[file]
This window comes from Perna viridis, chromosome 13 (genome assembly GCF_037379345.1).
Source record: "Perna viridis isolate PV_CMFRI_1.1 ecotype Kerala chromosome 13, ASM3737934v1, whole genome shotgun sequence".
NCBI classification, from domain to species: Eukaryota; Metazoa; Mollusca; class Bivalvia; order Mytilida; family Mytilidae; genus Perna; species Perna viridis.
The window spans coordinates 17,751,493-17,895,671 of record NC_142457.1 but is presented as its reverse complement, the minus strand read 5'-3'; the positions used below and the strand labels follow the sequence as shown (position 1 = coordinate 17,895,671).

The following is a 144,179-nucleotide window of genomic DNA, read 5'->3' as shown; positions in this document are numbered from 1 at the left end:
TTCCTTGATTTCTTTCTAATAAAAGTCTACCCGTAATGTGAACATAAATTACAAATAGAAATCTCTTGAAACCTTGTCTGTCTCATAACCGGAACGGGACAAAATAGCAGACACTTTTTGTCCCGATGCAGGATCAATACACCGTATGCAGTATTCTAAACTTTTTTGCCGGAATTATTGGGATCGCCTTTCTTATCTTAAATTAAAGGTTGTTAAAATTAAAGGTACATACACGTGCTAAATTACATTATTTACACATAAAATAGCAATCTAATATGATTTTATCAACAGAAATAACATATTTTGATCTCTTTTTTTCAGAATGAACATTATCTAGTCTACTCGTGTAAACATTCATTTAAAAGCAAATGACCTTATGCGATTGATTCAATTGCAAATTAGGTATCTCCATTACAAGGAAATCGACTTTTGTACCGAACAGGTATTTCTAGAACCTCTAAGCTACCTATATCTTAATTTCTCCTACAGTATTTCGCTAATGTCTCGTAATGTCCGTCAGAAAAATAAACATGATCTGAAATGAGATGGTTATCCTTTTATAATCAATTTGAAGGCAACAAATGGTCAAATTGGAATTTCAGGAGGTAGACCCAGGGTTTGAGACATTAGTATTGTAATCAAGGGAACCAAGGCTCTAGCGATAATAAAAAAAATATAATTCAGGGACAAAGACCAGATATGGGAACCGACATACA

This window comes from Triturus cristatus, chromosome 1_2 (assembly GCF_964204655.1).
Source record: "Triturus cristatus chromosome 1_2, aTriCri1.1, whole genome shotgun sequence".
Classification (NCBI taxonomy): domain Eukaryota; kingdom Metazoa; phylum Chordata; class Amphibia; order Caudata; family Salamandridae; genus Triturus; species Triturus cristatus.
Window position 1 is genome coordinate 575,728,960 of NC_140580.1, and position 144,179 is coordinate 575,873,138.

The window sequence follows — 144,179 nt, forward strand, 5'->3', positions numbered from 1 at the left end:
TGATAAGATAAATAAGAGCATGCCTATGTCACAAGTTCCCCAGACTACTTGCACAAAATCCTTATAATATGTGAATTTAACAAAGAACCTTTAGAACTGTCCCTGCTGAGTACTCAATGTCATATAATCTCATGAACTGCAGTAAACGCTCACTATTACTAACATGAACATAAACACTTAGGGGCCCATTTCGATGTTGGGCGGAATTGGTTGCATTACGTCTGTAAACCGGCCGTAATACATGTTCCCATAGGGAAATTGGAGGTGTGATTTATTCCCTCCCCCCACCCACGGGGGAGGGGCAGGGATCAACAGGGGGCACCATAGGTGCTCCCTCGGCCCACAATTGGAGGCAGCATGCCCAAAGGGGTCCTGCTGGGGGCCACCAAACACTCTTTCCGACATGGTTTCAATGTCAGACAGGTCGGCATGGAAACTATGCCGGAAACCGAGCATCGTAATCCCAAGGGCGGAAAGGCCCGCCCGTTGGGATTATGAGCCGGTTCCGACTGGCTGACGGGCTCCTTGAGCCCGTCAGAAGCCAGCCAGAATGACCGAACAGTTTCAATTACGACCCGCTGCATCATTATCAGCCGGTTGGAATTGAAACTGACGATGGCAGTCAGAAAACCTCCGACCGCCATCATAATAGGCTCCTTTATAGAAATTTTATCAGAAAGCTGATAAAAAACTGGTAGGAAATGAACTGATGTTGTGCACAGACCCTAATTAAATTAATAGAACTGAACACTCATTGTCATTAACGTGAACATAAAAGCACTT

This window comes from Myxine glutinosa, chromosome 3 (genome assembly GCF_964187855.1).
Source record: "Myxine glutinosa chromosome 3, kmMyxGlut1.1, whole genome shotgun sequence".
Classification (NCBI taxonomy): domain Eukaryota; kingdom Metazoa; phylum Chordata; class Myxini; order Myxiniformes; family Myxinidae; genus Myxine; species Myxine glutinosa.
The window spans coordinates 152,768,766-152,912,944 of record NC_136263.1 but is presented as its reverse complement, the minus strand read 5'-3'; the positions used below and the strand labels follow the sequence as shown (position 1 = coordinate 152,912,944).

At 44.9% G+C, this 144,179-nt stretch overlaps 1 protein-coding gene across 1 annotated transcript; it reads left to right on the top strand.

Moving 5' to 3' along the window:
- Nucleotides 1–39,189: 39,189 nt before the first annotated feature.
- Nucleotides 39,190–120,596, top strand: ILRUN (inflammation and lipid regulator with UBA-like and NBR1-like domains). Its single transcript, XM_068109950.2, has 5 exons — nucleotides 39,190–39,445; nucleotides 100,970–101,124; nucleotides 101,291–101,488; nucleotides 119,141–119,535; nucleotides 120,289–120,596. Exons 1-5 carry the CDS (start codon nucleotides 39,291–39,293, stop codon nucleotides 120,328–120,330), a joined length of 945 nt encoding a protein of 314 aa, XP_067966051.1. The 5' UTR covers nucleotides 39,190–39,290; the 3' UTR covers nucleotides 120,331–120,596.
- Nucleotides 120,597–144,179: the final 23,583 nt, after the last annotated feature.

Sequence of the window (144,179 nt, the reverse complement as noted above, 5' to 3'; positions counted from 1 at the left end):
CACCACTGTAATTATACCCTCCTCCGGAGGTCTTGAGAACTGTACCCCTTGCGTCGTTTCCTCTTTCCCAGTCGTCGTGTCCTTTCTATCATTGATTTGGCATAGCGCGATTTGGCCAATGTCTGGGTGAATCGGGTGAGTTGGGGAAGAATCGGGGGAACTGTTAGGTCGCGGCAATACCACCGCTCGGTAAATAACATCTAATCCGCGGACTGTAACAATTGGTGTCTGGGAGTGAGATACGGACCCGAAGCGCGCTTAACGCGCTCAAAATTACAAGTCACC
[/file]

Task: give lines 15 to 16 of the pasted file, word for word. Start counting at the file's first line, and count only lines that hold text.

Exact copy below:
Classification (NCBI taxonomy): domain Eukaryota; kingdom Metazoa; phylum Chordata; class Myxini; order Myxiniformes; family Myxinidae; genus Myxine; species Myxine glutinosa.
The window spans coordinates 152,768,766-152,912,944 of record NC_136263.1 but is presented as its reverse complement, the minus strand read 5'-3'; the positions used below and the strand labels follow the sequence as shown (position 1 = coordinate 152,912,944).